Professor Thomas F. Lüscher, MD, FRCP, FESC
Training and Current Position
Professor Lüscher studied medicine at the University of Zurich and obtained the board certification in internal medicine and cardiology. He trained in cardiovascular research and in echocardiography at the Mayo Clinic in Rochester, MN, USA and was later Pro-fessor of Pharmacotherapy at the University of Basel, then trained in interventional car-diology and became Professor of Cardiology at the University of Berne, before as-suming a position as Professor and Chairman of Cardiology and Director of the Uni-versity Heart Center at the University Hospital Zurich and Director of the Center for Molecular Cardiology at the University of Zurich, Switzerland. He is now Director of Research, Education & Development and Consulting Cardiologist at the Royal Bromp-ton & Harefield Hospital Trust and the Imperial College in London.
Clinical Competence and Activity
Professor Lüscher is an active general and interventional cardiologist with a broad clini-cal scope and large experience in prevention, coronary and valvular heart disease, percutaneous interventions and heart failure. He has successfully taken care of cardiac patients for several decades from many countries.
Professor Lüscher has been a mentor of numerous physicians and scientists. His re-search is translational in nature and focuses on vascular disease, specifically on the role of endothelium-derived mediators in the regulation of vascular tone and structure, platelet-vessel wall interactions, coagulation in aging, hypertension, lipid disorders and
atherosclerosis. More recently, inflammatory pathways in these conditions and particu-larly in acute coronary syndromes has been at the center of his interest. He has published extensively, authoring or co-authoring over 500 original research articles and more than 200 reviews, book chapters and monographs including the ESC Textbook of Cardiovascular Medicine.
Recognition and Awards
By the Institute for Scientific Information he has been rated as one of the 0.5% most cited scientists worldwide. He has obtained numerous research prizes and prestigious lecturerships worldwide. He is a member of many editorial boards and was Associate Editor Europe of Circulation from 2004 to 2008. Since 2009 he is chairman of the publi-cations committee of the European Society of Cardiology (ESC) and an ex-officio member of the ESC board as well as editor-in-chief of the European Heart Journal.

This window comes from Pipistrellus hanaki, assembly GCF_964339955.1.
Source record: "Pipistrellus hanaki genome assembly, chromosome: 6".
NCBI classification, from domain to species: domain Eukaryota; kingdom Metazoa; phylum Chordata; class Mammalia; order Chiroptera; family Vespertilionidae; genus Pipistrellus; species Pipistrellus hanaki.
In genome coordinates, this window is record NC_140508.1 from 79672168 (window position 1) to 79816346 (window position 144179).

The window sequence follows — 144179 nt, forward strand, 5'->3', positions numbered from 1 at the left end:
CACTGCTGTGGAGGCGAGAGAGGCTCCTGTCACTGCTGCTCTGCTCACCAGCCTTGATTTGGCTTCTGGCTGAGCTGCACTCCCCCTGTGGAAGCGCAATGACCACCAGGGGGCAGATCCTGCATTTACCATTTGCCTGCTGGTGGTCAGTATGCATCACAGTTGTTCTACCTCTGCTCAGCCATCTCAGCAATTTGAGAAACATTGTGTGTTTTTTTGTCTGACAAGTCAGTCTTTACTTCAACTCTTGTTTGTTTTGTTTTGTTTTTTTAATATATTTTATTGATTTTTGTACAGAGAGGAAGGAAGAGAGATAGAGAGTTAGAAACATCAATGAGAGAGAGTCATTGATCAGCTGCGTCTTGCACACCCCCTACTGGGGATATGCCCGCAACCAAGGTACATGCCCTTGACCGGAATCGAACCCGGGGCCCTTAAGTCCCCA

London, September 11, 2017/tfl
How can CHD research ever make it into big journals?
Thomas F. Lüscher, Editorial Office European Heart Journal, Zurich Heart House, Zurich,
Switzerland and Royal Brompton and Harefield Hospitals and Imperial College, London, U.K.
Scientific findings must be communicated otherwise they do not exist. The current way of communicating
high quality research findings is the publication in a peer reviewed journal. Peers are colleagues of high
standing with a particular expertise in the field in question and thus able to assess the quality and
importance of research findings. Editors of top scientific journals rely, therefore, on peers to assess
submissions as to their suitability for publication. In general, 2 to 4 reviewers are used and if a paper is
seriously considered, a statistical review will be requested. In most top journals only about 40% of the
submissions are sent out for review, while the others are rejected or transferred to specialty journals. In
the case of the European Heart Journal these would members of the ESC Journal Family which currently
encompasses 12 products covering the entire field of cardiovascular medicine.
Overall, the most prestigious journals currently accept between 4% and 10% of the manuscripts
submitted. Some papers will be revised repeatedly until a satisfactory version of high quality is achieved.
As such, the review process primarily aims at improving submitted manuscripts in terms of focus,
statistical analysis and the conclusions.
How do editors select the best papers? The main criterium is the innovative value of findings. Are they
new, are they providing incremental insight compared to previous publications? Furthermore, clinical
importance or novel mechanistic insights into diseases and their causes are of utmost importance. Of
note, clinical findings must be supported by a large number of patients to exclude accidental findings. If
therapeutic interventions are tested, a randomized double-blinded design is of particular value.
Why is research in congenital heart disease rarely published in high impact journals? First of all, rare
diseases are more difficult to investigate, because recruitment may be slow and difficult, requires close
collaboration with many other centers and, therefore, large cohorts and randomized trials are rarely
performed. Furthermore, there are also cultural differences between the different fields of cardiovascular
medicine with specialists in grown-up congenital heart disease focusing on their clinical experience
rather than on scientific findings. In principle, however, the field of grown-up congenital heart disease
could publish much more effectively and in high impact journals, if they would create effective research
networks of centers of excellence able to recruit large numbers patients into registries and nested trials
as exemplified by the SWEDHEART registries in Scandinavia. Indeed, such a cultural and organizational
change in the field of grown-up congenital heart disease appears essential to improve quality of care
further and to base clinical decision on evidence rather than eminence.